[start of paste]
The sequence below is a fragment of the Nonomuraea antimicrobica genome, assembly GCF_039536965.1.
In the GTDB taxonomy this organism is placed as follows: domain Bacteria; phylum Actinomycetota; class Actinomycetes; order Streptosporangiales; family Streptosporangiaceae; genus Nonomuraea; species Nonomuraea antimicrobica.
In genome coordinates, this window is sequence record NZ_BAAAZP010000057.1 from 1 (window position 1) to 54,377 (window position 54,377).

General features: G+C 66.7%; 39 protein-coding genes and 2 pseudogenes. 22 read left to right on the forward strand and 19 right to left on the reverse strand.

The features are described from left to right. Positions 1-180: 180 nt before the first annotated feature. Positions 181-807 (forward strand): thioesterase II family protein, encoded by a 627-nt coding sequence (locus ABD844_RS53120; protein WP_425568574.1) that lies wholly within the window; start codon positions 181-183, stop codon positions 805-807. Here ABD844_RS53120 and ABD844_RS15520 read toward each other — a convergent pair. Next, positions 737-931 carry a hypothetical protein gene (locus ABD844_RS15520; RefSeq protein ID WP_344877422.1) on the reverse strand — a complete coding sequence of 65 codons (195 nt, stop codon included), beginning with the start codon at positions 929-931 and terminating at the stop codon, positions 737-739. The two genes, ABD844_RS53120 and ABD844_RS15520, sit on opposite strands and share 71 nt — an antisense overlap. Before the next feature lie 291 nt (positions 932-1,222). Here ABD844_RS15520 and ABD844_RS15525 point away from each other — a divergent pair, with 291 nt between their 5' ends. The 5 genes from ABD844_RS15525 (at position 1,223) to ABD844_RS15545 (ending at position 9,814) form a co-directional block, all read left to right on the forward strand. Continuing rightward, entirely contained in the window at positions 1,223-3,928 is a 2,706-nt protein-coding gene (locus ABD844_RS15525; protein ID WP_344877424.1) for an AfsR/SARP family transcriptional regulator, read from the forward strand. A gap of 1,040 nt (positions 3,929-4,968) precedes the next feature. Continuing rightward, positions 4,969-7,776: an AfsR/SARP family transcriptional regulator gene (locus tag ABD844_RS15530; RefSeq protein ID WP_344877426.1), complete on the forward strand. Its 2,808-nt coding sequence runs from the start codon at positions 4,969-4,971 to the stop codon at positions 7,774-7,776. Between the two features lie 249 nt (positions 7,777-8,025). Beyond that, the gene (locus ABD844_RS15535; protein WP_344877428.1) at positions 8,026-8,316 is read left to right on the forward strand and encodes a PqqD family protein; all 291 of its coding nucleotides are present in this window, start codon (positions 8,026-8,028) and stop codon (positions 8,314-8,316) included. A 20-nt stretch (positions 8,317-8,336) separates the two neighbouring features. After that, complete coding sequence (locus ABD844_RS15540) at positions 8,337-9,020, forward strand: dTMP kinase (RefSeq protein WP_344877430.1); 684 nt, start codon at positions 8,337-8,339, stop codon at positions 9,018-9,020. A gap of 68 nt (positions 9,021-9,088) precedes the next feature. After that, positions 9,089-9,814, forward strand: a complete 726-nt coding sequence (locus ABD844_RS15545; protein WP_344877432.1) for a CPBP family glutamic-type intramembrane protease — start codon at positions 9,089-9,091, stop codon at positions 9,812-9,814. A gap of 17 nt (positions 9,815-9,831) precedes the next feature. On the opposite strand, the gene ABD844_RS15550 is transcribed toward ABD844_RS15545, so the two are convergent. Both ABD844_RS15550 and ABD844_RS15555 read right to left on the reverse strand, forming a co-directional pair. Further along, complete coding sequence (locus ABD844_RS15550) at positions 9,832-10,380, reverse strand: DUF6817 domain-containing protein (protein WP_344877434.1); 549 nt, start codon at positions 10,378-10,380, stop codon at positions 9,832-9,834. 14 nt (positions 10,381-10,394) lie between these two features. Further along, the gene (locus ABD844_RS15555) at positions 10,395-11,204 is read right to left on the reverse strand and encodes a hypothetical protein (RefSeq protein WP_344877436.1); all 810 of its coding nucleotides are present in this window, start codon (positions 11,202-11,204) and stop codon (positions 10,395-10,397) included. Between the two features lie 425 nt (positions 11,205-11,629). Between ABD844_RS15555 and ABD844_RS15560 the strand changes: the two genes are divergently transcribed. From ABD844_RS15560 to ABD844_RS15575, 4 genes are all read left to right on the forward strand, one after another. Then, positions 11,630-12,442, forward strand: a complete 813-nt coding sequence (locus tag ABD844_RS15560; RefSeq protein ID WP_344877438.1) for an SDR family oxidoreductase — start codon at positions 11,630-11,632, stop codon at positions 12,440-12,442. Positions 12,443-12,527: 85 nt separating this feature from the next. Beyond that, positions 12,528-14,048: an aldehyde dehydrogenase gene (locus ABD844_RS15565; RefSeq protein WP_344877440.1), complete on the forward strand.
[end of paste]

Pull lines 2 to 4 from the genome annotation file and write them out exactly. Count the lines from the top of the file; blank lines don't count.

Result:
In the GTDB taxonomy this organism is placed as follows: domain Bacteria; phylum Actinomycetota; class Actinomycetes; order Streptosporangiales; family Streptosporangiaceae; genus Nonomuraea; species Nonomuraea antimicrobica.
In genome coordinates, this window is sequence record NZ_BAAAZP010000057.1 from 1 (window position 1) to 54,377 (window position 54,377).

General features: G+C 66.7%; 39 protein-coding genes and 2 pseudogenes. 22 read left to right on the forward strand and 19 right to left on the reverse strand.